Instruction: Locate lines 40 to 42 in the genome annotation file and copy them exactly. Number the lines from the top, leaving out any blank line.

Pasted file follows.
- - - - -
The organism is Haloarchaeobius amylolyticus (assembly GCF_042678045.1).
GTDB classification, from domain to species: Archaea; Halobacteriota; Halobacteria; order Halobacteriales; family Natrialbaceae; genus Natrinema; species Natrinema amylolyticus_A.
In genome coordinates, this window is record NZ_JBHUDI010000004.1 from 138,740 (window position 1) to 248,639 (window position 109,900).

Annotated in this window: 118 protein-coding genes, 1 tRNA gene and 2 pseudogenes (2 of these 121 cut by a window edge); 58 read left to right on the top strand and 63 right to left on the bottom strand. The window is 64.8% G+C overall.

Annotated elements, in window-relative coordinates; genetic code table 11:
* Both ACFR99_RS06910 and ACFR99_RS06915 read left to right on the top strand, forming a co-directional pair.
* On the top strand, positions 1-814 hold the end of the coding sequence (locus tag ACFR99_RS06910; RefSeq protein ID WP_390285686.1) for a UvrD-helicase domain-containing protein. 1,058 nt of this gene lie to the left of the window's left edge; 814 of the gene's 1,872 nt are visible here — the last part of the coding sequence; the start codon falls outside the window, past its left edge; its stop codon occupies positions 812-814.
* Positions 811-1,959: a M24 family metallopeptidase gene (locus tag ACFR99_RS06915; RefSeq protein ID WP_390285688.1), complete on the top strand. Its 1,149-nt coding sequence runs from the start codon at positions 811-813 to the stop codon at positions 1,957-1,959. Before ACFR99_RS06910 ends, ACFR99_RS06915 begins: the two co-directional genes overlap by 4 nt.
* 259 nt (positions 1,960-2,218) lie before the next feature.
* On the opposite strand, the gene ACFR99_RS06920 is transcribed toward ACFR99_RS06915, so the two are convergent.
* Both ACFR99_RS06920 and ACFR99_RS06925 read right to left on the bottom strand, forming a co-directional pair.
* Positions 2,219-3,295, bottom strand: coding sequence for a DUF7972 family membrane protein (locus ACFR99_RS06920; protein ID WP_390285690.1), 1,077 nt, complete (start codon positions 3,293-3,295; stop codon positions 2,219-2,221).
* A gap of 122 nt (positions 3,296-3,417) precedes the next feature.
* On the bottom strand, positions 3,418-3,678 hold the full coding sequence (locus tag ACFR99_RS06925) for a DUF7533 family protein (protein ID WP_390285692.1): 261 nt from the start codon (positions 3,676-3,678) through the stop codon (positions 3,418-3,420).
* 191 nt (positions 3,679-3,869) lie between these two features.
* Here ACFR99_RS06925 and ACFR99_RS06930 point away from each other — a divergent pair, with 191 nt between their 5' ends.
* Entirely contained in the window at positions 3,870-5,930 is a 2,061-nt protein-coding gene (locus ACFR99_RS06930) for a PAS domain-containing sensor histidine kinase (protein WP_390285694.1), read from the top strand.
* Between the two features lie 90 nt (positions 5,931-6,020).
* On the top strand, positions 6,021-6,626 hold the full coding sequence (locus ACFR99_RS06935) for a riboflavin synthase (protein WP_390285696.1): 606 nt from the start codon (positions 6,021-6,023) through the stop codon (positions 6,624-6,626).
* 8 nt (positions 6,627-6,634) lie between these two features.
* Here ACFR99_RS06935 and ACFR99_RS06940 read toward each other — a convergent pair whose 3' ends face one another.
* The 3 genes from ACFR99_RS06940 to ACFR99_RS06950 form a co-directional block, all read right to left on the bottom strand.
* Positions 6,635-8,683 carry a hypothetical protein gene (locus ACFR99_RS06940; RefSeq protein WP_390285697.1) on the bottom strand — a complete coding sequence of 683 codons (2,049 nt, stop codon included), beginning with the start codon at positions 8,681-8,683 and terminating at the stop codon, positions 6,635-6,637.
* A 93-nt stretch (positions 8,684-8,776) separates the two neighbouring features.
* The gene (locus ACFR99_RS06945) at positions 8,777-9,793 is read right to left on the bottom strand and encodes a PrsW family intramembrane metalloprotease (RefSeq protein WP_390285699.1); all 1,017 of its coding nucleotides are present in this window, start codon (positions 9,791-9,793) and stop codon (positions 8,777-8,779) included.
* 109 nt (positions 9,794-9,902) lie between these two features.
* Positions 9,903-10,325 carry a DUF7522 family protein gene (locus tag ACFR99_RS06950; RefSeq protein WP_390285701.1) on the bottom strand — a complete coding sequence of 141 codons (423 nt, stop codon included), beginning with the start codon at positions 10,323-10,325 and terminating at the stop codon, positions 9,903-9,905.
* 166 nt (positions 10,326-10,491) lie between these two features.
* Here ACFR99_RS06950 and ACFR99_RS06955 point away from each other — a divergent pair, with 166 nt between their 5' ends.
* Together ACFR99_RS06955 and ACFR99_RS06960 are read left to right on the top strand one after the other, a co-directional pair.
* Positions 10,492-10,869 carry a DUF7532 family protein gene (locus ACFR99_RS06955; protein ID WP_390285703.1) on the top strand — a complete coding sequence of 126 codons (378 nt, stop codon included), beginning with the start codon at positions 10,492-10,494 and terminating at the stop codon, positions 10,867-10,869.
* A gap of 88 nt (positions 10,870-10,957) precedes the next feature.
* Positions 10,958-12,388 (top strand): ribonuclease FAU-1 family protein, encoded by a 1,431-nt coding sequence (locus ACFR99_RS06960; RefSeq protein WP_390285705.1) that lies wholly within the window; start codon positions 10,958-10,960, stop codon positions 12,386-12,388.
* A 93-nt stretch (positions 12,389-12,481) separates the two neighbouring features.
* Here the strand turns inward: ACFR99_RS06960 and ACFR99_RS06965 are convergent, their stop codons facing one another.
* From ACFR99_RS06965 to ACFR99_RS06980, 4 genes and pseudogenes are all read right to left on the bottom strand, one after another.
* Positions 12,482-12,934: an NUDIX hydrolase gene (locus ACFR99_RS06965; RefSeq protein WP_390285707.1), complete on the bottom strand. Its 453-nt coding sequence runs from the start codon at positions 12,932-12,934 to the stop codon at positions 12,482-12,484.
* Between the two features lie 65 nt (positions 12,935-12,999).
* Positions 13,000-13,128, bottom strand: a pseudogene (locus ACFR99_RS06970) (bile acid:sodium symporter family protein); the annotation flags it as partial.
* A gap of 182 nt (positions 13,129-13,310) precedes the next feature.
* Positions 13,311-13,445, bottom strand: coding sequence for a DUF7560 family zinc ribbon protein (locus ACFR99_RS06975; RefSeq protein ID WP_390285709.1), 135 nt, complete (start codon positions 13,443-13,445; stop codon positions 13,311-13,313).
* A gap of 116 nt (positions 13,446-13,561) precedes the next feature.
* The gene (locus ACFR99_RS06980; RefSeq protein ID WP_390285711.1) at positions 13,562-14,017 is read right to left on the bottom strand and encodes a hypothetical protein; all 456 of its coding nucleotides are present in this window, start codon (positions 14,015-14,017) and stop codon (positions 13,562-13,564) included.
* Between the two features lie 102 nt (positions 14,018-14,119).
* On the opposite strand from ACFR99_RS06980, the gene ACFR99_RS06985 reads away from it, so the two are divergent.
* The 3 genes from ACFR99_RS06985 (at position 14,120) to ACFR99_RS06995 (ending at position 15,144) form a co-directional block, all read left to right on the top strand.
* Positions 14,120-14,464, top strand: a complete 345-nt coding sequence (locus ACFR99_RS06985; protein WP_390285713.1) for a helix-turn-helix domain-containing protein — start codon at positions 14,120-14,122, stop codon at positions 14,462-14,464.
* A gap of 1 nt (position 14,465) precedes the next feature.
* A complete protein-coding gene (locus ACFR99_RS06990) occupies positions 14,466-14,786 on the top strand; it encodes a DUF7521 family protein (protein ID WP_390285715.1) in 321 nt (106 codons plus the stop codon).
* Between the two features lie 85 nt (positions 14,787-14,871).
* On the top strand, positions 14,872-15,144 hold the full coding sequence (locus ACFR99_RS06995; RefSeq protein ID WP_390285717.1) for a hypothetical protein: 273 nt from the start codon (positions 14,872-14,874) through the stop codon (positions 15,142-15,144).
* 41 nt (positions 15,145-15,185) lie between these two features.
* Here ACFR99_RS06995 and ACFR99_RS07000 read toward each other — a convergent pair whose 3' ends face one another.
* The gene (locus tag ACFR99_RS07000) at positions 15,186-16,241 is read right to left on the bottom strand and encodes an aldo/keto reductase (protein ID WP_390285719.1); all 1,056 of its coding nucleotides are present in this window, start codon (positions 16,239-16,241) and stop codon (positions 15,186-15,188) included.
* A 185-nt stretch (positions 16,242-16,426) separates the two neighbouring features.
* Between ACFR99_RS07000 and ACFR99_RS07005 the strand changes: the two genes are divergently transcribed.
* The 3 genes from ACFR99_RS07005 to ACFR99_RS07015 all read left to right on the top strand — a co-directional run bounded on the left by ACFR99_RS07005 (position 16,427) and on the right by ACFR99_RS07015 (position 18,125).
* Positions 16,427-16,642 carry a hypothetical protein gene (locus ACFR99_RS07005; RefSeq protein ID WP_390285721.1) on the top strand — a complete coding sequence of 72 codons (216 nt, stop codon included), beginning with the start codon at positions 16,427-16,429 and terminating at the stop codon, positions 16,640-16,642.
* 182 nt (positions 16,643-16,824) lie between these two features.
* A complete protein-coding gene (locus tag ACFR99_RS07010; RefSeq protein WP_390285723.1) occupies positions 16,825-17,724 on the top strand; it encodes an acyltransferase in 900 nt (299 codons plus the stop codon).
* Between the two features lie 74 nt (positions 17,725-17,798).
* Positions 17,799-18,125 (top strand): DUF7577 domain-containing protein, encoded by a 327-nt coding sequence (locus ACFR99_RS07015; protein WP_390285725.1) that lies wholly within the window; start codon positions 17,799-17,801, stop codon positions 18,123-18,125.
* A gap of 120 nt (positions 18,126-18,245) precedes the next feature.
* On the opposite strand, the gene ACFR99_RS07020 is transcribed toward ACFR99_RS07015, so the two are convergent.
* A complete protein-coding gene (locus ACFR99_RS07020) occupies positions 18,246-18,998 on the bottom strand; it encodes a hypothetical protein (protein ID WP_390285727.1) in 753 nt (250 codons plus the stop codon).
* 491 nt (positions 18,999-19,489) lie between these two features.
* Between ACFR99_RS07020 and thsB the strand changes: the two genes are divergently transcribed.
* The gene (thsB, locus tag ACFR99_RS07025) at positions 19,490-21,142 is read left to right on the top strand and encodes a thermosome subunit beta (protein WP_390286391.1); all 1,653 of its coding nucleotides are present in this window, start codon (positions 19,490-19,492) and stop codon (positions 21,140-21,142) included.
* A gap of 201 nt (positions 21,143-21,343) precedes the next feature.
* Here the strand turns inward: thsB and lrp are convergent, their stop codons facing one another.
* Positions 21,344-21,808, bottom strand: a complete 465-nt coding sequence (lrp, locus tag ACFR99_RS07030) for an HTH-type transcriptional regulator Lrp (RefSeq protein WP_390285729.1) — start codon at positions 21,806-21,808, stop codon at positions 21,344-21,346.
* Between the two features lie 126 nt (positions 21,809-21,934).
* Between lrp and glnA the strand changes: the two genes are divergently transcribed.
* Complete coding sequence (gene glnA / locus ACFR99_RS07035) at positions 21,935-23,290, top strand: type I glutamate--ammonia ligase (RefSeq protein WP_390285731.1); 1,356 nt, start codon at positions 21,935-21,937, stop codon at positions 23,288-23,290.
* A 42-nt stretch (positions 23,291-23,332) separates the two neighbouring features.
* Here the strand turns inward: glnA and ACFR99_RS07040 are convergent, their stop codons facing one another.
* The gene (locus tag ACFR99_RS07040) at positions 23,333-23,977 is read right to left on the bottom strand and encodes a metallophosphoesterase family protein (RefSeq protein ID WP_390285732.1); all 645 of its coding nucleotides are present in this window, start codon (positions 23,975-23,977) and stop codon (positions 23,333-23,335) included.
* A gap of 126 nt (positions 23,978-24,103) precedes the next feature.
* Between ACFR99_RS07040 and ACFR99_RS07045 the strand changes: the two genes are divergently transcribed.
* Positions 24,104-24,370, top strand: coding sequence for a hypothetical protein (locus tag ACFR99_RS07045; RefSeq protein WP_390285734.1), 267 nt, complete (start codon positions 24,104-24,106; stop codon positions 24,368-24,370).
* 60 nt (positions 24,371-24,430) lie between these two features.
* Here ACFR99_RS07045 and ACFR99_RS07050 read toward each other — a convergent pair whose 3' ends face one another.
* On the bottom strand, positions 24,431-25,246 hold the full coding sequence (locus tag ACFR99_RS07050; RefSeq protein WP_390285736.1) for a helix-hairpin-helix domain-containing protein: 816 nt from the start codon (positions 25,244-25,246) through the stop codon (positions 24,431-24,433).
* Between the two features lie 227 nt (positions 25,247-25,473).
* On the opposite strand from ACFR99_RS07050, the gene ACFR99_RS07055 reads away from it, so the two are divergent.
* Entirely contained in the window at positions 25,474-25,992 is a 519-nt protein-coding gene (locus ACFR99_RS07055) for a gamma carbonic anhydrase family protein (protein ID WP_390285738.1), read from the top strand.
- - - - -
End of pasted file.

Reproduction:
* A gap of 182 nt (positions 13,129-13,310) precedes the next feature.
* Positions 13,311-13,445, bottom strand: coding sequence for a DUF7560 family zinc ribbon protein (locus ACFR99_RS06975; RefSeq protein ID WP_390285709.1), 135 nt, complete (start codon positions 13,443-13,445; stop codon positions 13,311-13,313).
* A gap of 116 nt (positions 13,446-13,561) precedes the next feature.